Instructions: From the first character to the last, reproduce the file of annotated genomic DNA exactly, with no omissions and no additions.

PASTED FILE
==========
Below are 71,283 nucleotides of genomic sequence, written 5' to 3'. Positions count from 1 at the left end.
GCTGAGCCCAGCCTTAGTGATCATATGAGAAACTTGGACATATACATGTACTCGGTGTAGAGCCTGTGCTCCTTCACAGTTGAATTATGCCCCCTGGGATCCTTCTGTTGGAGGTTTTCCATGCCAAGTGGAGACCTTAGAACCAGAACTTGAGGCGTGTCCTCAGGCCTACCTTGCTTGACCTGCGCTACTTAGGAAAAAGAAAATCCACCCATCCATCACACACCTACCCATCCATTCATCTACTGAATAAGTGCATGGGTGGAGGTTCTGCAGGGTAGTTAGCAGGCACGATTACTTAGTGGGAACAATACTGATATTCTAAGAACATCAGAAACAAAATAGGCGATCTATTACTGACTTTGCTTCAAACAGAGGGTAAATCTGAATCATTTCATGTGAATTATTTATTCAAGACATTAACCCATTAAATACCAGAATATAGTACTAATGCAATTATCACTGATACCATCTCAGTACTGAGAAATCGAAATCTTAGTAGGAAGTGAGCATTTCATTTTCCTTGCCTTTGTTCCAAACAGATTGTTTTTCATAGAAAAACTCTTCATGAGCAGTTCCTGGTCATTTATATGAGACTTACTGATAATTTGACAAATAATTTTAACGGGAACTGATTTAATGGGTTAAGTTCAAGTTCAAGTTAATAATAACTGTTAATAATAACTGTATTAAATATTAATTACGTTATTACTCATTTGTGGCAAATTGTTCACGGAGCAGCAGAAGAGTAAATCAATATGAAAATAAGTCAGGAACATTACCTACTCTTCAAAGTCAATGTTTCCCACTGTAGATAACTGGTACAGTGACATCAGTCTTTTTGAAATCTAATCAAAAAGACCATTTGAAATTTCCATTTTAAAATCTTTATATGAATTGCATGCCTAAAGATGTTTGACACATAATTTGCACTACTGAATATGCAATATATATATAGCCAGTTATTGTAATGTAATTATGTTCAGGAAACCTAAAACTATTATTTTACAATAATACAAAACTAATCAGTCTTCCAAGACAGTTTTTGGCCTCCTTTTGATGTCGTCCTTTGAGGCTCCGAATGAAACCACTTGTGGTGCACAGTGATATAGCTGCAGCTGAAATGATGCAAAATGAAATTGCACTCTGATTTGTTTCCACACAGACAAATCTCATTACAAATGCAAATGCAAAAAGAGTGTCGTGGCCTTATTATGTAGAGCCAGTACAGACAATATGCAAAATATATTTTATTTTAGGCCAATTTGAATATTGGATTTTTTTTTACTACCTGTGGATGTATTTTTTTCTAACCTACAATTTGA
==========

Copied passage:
Below are 71,283 nucleotides of genomic sequence, written 5' to 3'. Positions count from 1 at the left end.
GCTGAGCCCAGCCTTAGTGATCATATGAGAAACTTGGACATATACATGTACTCGGTGTAGAGCCTGTGCTCCTTCACAGTTGAATTATGCCCCCTGGGATCCTTCTGTTGGAGGTTTTCCATGCCAAGTGGAGACCTTAGAACCAGAACTTGAGGCGTGTCCTCAGGCCTACCTTGCTTGACCTGCGCTACTTAGGAAAAAGAAAATCCACCCATCCATCACACACCTACCCATCCATTCATCTACTGAATAAGTGCATGGGTGGAGGTTCTGCAGGGTAGTTAGCAGGCACGATTACTTAGTGGGAACAATACTGATATTCTAAGAACATCAGAAACAAAATAGGCGATCTATTACTGACTTTGCTTCAAACAGAGGGTAAATCTGAATCATTTCATGTGAATTATTTATTCAAGACATTAACCCATTAAATACCAGAATATAGTACTAATGCAATTATCACTGATACCATCTCAGTACTGAGAAATCGAAATCTTAGTAGGAAGTGAGCATTTCATTTTCCTTGCCTTTGTTCCAAACAGATTGTTTTTCATAGAAAAACTCTTCATGAGCAGTTCCTGGTCATTTATATGAGACTTACTGATAATTTGACAAATAATTTTAACGGGAACTGATTTAATGGGTTAAGTTCAAGTTCAAGTTAATAATAACTGTTAATAATAACTGTATTAAATATTAATTACGTTATTACTCATTTGTGGCAAATTGTTCACGGAGCAGCAGAAGAGTAAATCAATATGAAAATAAGTCAGGAACATTACCTACTCTTCAAAGTCAATGTTTCCCACTGTAGATAACTGGTACAGTGACATCAGTCTTTTTGAAATCTAATCAAAAAGACCATTTGAAATTTCCATTTTAAAATCTTTATATGAATTGCATGCCTAAAGATGTTTGACACATAATTTGCACTACTGAATATGCAATATATATATAGCCAGTTATTGTAATGTAATTATGTTCAGGAAACCTAAAACTATTATTTTACAATAATACAAAACTAATCAGTCTTCCAAGACAGTTTTTGGCCTCCTTTTGATGTCGTCCTTTGAGGCTCCGAATGAAACCACTTGTGGTGCACAGTGATATAGCTGCAGCTGAAATGATGCAAAATGAAATTGCACTCTGATTTGTTTCCACACAGACAAATCTCATTACAAATGCAAATGCAAAAAGAGTGTCGTGGCCTTATTATGTAGAGCCAGTACAGACAATATGCAAAATATATTTTATTTTAGGCCAATTTGAATATTGGATTTTTTTTTACTACCTGTGGATGTATTTTTTTCTAACCTACAATTTGA